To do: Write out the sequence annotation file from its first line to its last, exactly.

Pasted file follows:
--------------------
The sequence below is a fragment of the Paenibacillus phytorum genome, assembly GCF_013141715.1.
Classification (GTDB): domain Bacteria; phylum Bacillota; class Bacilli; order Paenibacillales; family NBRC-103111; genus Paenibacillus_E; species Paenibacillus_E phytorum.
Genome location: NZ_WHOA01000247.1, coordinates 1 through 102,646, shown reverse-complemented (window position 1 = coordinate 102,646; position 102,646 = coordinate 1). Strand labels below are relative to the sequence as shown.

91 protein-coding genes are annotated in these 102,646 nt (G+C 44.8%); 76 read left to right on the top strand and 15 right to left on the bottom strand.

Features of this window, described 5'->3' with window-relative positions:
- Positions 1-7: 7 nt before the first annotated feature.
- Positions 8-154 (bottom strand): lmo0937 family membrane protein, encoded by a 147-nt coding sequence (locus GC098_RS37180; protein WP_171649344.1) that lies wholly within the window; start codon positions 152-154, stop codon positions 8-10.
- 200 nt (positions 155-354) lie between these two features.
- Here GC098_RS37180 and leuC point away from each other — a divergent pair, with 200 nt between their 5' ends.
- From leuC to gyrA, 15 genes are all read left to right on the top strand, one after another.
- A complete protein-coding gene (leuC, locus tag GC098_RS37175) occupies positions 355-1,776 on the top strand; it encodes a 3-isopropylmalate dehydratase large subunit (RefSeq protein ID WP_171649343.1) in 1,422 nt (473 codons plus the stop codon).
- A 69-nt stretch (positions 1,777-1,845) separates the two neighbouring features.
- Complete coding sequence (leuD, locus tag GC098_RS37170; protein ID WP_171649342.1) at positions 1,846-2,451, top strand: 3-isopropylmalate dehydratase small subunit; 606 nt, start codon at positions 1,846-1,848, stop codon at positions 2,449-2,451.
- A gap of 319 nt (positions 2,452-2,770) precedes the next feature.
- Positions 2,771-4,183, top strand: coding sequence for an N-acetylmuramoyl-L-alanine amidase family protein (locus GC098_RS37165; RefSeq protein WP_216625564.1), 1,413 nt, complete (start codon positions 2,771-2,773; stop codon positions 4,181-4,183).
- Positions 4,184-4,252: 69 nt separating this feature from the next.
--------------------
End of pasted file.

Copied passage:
The sequence below is a fragment of the Paenibacillus phytorum genome, assembly GCF_013141715.1.
Classification (GTDB): domain Bacteria; phylum Bacillota; class Bacilli; order Paenibacillales; family NBRC-103111; genus Paenibacillus_E; species Paenibacillus_E phytorum.
Genome location: NZ_WHOA01000247.1, coordinates 1 through 102,646, shown reverse-complemented (window position 1 = coordinate 102,646; position 102,646 = coordinate 1). Strand labels below are relative to the sequence as shown.

91 protein-coding genes are annotated in these 102,646 nt (G+C 44.8%); 76 read left to right on the top strand and 15 right to left on the bottom strand.

Features of this window, described 5'->3' with window-relative positions:
- Positions 1-7: 7 nt before the first annotated feature.
- Positions 8-154 (bottom strand): lmo0937 family membrane protein, encoded by a 147-nt coding sequence (locus GC098_RS37180; protein WP_171649344.1) that lies wholly within the window; start codon positions 152-154, stop codon positions 8-10.
- 200 nt (positions 155-354) lie between these two features.
- Here GC098_RS37180 and leuC point away from each other — a divergent pair, with 200 nt between their 5' ends.
- From leuC to gyrA, 15 genes are all read left to right on the top strand, one after another.
- A complete protein-coding gene (leuC, locus tag GC098_RS37175) occupies positions 355-1,776 on the top strand; it encodes a 3-isopropylmalate dehydratase large subunit (RefSeq protein ID WP_171649343.1) in 1,422 nt (473 codons plus the stop codon).
- A 69-nt stretch (positions 1,777-1,845) separates the two neighbouring features.
- Complete coding sequence (leuD, locus tag GC098_RS37170; protein ID WP_171649342.1) at positions 1,846-2,451, top strand: 3-isopropylmalate dehydratase small subunit; 606 nt, start codon at positions 1,846-1,848, stop codon at positions 2,449-2,451.
- A gap of 319 nt (positions 2,452-2,770) precedes the next feature.
- Positions 2,771-4,183, top strand: coding sequence for an N-acetylmuramoyl-L-alanine amidase family protein (locus GC098_RS37165; RefSeq protein WP_216625564.1), 1,413 nt, complete (start codon positions 2,771-2,773; stop codon positions 4,181-4,183).
- Positions 4,184-4,252: 69 nt separating this feature from the next.